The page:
Mitigating climate change through waste management

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Swine raiser Romana Suan believes that by properly utilizing the waste of her pigs, she does not only show social responsibility; but also gains extra income. (Photo by Fred Abrea)

Barobo, Philippines – The evident change in temperature is one of the signs of climate change. Human activities such as cutting and burning of trees contribute to increasing atmospheric concentrations of carbon dioxide and other greenhouse gases (GHG).

Most of the people would give seemingly acceptable reasons since energy is needed for survival. Many businesses need much of this and the demand has been increasing over time. There is a need to reduce non-renewable energy application and convert the use of fossil fuels to renewable energy for cooking and lighting.

To help mitigate its impact among farmers, particularly in the livestock sector, the Department of Agriculture has introduced the utilization of wastes through the use of biogas technology using the polyethylene digester.

Biogas helps improve environmental condition by reducing application of chemical fertilizers, promoting efficient waste management and it is used as clean energy by utilizing the commonly-abandoned farming wastes.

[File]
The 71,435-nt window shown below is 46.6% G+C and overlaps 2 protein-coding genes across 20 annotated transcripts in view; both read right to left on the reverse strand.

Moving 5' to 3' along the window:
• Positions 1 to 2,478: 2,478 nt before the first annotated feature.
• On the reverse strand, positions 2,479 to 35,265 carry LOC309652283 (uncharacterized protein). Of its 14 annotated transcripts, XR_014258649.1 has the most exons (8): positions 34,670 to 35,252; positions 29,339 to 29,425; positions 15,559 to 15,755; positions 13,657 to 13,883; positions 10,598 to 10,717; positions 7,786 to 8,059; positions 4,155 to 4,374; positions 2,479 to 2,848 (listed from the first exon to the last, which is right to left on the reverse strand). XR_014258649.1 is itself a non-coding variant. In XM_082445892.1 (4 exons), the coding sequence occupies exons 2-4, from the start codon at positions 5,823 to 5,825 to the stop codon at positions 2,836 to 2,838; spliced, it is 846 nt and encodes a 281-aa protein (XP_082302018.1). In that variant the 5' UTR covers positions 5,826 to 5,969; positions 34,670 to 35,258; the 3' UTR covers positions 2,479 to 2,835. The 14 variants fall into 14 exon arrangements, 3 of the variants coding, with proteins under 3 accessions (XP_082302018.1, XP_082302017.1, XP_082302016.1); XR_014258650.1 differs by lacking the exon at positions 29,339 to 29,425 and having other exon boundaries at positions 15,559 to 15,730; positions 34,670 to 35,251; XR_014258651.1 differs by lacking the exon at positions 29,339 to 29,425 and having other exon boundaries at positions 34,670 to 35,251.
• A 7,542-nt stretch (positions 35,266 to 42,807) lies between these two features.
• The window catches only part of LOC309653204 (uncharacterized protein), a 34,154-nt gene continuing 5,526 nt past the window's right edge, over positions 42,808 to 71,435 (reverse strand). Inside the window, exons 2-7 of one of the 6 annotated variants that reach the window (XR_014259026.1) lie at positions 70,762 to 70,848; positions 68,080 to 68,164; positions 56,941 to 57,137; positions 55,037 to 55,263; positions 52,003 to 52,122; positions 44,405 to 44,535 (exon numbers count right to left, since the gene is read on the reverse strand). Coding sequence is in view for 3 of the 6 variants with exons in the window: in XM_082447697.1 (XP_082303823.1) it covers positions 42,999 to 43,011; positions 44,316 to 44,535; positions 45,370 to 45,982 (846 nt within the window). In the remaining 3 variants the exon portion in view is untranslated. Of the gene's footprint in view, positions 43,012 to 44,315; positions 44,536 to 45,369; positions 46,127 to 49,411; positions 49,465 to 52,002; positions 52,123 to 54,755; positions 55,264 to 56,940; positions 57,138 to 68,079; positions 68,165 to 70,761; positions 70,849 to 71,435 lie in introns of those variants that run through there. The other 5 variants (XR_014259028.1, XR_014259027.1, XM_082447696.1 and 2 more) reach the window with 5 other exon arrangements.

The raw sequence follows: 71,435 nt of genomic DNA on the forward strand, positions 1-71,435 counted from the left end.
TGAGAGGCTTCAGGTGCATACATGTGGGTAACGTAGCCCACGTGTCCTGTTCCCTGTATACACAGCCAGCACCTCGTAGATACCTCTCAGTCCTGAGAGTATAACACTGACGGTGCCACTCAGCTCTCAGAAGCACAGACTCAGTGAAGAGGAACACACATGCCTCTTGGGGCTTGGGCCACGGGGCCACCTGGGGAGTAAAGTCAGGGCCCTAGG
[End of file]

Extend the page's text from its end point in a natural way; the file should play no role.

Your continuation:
Practicing the use of biogas not only mitigate climate change but also a means for livelihood. Targeting primarily the farming families, the practice promotes biogas not just as domestic energy but also as new income or cost reduction source.

There is Money in Waste Management

Barobo swine raiser Romana Suan has proven the many benefits of biogas by utilizing the animal dung taken from her piggery.

Suan is an active member and treasurer of Barobo Swine Raisers Association and has been raising swine for more than seven years. “When I started raising pigs, many of my neighbors and passers of our vicinity complained because of the unpleasant smell from my backyard; but since I started using biogas, stinkiness subsides,” said Suan.

After learning the technology through the lectures and trainings conducted by the Department of Agriculture–13 and Municipal Agriculture Office of Barobo, Suan decided to build the system with the provision of facilities such as the polyethylene digester and technical assistance from the Department and the Bureau of Animal Industry.

“Ms. Suan has been an example to other swine raisers in the municipality, her adaptation from all the things she learned has been an encouragement to us,” said Agricultural Technician Cherry Diaz.

Not just in a business of selling pigs, Suan also has a cafeteria where she largely benefits the use of produced flammable gas (mostly methane) for cooking. “I do not need to buy two tanks of gas per month for my business which is equivalent to around P 1,600. This amount that I can save would allow me to buy other things for my business,” she said.

The biogas discharge or its by-product has also been utilized as organic fertilizer in her five hectares of various high value crops. These benefits from the use of biogas make her save money and gain more profit.

“I am thankful that I have personally experienced the many benefits of biogas. God has blessed me in such a way that my children are working with me for the progress of the business and they have decided to follow my footsteps; something that a mother could be proud of,” Suan said. (Fretcher Magatao 02/12/2017, ruralevolution.net)

 

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